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Mostly Heaven - 87%

gasmask_colostomy, September 14th, 2017

There's an old saying about music (I'm actually just making it up now, so don't go searching for the quote). It goes like this: if you don't like Black Sabbath, you haven't listened to enough of their albums. That's because Black Sabbath were so many different things over a period of 45 years, morphing from proto-metal upstarts into prog rock riffmeisters to a prominent place in the burgeoning NWOBHM to a secret epic metal phase which is probably my favourite from the (mostly) Birmingham four-piece. There's another saying as well (same source, by the way), which is that if you've listened to all of Black Sabbath's albums and still don't like them, then you don't like Tony Iommi and therefore you don't like guitar music. All of which would imply that you've come to the wrong website or I've just become more famous than I ever imagined and you're reading this somewhere else.

So let's assume that you're here because you like heavy metal, since that's the most likely explanation. You know Dio, right? He sings on this album. He sings very well. You know Tony Iommi, right? He's on the album too and he's also very good. Perhaps you've heard of Geezer Butler and Bill Ward? The other two men who invented heavy metal: they play on Heaven and Hell as well. They are great, especially Butler.

That little paragraph tells you what everyone already knows about this version of Black Sabbath, but it doesn't say anything about what makes this both special and different from other albums by the band. The first thing that distinguishes this from the early incarnation of the group (conveniently forgetting about Technical Ecstasy and Never Say Die!) is the pace of the songs. While TrooperEd may be having a laugh about this really being a Rainbow album, there's enough of the energetic style of Dio's last venture with that band, Long Live Rock 'n' Roll, to prove more than just an incidental connection between the singer and Richie Blackmore's project. The manner in which the title track takes off in its second half harks back to Blackmore's riffing on that album's 'Kill the King', while the more rocking 'Wishing Well' moves in the same circles as 'The Shed (Subtle)' or 'Long Live Rock 'n' Roll'. On the other hand, there's a different kind of influence on the likes of 'Neon Knights' and 'Die Young', sounding closer to the more primal Iron Maidens and Saxons that were cropping up by 1980 as they bound forward on the kind of riff that made 'Sanctuary' a breath of fresh air in the UK. The quality of those songs, though, is actually that much higher than Iron Maiden or Wheels of Steel, the fluidity of the solos and masterful bubbling bass work refining the punky rawness of early NWOBHM into a finished product, while Dio is clearly the most accomplished vocalist of the three groups (bearing in mind Paulo Di'Anno still fronted Maiden at this point).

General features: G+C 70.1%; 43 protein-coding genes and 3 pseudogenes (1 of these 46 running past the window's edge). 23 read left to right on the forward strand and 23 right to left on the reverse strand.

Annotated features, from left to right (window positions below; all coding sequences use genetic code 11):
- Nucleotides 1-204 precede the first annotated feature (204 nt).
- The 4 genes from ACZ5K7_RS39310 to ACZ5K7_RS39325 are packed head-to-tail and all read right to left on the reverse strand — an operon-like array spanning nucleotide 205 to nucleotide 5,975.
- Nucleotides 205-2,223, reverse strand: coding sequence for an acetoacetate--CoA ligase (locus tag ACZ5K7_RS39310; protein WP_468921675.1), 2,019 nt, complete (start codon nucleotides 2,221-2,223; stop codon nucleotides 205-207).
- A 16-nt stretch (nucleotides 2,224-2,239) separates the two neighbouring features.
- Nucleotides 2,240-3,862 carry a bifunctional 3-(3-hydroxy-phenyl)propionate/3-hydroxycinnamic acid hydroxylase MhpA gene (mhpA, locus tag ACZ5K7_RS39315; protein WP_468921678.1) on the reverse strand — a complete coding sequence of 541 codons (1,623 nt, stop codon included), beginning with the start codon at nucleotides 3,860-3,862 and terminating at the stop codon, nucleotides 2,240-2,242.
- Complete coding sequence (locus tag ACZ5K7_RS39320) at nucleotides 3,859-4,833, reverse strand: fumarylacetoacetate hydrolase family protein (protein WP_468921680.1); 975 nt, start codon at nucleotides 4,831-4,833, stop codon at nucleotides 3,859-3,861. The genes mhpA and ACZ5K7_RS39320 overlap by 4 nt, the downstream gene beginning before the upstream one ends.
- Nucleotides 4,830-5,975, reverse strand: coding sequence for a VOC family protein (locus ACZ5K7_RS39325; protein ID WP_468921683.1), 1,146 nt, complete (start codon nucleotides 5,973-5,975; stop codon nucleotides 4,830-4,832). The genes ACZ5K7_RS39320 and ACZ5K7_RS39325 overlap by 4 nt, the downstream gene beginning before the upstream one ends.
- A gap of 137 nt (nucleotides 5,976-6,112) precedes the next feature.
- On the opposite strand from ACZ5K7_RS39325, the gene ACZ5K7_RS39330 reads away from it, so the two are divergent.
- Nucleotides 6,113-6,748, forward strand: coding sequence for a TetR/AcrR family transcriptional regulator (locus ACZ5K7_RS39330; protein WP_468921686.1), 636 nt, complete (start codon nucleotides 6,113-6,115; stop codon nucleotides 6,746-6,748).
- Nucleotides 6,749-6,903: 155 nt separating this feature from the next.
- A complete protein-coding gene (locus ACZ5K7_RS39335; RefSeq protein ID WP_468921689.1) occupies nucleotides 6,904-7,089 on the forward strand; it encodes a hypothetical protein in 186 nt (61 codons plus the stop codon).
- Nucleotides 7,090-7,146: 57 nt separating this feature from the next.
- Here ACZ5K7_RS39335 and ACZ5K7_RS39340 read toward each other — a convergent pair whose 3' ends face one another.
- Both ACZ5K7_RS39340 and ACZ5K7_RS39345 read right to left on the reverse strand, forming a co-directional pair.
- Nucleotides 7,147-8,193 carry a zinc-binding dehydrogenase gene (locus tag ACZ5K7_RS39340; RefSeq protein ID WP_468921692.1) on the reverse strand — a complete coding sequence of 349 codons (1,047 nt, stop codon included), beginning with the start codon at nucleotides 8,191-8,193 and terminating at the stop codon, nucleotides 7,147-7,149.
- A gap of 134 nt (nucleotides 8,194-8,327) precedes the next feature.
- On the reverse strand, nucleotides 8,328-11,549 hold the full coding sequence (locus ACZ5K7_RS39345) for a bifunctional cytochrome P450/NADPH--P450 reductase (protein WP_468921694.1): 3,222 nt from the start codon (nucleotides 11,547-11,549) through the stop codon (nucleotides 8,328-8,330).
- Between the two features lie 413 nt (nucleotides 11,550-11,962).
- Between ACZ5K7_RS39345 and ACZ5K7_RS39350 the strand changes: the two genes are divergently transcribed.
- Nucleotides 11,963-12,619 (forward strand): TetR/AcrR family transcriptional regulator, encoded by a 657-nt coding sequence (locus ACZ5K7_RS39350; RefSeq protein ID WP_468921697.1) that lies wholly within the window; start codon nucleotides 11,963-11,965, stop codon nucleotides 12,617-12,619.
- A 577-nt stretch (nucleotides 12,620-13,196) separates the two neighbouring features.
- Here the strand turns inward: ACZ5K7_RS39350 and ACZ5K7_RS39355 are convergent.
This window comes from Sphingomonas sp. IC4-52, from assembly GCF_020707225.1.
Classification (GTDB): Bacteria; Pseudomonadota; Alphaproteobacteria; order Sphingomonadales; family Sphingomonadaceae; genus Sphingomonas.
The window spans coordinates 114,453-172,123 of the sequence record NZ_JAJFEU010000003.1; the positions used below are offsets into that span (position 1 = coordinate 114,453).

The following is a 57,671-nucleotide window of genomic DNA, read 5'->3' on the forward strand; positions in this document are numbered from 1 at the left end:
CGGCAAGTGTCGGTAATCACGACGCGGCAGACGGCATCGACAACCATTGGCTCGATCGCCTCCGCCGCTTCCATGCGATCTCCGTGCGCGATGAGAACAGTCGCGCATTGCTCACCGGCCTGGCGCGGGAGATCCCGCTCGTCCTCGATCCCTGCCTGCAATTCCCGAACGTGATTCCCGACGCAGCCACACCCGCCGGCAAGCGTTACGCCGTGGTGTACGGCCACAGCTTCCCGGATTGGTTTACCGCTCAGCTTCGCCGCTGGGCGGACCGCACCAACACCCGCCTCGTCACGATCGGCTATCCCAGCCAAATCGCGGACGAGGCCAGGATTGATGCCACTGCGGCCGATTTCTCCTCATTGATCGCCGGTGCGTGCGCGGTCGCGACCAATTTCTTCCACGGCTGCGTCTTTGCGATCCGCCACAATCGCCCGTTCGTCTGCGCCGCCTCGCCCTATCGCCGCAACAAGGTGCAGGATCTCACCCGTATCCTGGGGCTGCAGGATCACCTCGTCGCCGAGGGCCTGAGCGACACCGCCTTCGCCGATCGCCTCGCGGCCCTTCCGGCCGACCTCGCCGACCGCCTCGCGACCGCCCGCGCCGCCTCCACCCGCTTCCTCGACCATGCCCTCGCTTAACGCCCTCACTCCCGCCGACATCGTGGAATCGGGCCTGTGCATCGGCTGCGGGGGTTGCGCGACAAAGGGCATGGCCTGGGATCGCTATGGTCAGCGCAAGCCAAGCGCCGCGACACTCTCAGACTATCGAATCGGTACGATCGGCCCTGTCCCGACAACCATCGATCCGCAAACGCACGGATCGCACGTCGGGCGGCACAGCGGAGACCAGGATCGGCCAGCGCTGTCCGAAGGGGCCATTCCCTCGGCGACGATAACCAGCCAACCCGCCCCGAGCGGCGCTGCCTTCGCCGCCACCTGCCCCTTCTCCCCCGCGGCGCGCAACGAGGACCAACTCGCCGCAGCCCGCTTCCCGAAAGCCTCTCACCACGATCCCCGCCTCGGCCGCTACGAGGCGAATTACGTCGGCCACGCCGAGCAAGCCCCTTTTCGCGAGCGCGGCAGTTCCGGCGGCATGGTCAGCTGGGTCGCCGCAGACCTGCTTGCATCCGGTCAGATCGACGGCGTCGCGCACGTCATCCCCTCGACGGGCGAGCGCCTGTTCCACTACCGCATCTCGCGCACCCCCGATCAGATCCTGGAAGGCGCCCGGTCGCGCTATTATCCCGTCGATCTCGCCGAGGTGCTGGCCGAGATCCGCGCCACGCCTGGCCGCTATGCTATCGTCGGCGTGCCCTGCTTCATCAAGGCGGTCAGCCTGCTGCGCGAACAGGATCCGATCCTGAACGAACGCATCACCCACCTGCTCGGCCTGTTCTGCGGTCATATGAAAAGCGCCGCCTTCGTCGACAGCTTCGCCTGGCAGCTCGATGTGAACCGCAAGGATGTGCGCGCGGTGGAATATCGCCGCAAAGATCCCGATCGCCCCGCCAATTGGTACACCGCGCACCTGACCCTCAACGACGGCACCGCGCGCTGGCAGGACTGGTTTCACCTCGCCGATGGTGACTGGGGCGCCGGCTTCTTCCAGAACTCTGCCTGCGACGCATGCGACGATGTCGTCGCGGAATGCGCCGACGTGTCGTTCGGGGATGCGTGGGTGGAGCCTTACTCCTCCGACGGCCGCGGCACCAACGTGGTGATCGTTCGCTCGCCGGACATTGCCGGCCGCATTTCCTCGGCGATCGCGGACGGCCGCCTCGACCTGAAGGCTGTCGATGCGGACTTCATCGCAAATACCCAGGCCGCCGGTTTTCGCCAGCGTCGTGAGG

Naturally, Heaven and Hell isn't all about pace, taking things down a notch for 'Children of the Sea' and the obligatory mournful closer in 'Lonely Is the Word'. The use of acoustic guitars and fluctuations in song movement give an extra dimension to those songs, ensuring that the emotion seeps in by way of the defeated mid-section leads and hopeful ending of 'Lonely Is the Word' and the soothing calm of the former song. Even at these moments, in addition to the steadier rockers 'Walk Away', 'Lady Evil', and 'Wishing Well', the music remains busy, Butler, Ward, and Iommi continuing to supply diversions from their respective instruments, the guitarist drenching several songs in leads and the rhythm players rarely settling to remain out of the spotlight. For anyone expecting doom metal, Heaven and Hell is pretty barren of the stuff, which may explain why the subsequent formation of the band named Heaven and Hell (who released The Devil You Know in 2009 with Vinny Appice taking the place of Bill Ward) did not experience total success with a generally darker sound. Here, only a short bridge in 'Walk Away' and the epic opening of the title track could be called doomy, meaning that the general mood is much lighter and more wistful than any of Sabbath's earlier or later material.

The only thing that remains for me to comment on is the quality of the 40 minutes of music. Quite honestly, the style doesn't suit me throughout Heaven and Hell, since the more rocking songs can feel a little throwaway at times, even if 'Lady Evil' is an absolute stomping stormer of a rocker and the other two have some good moments, especially with the leads. I'm more a fan of the fast paced material, plus the songwriting on the title track is impossible to fault, though I can't actively complain about any of the band's decisions in playing, even if it would have been nice to make the style a bit more Sabbath specific. In any case, this is an iconic release with four musicians at the top of their game (whatever people may say about Ward, he does a good job to my ears) and has some of Black Sabbath's best songs, along with a few that are high in quality but slightly exchangeable. You'll be wanting to listen to this one, that's for sure.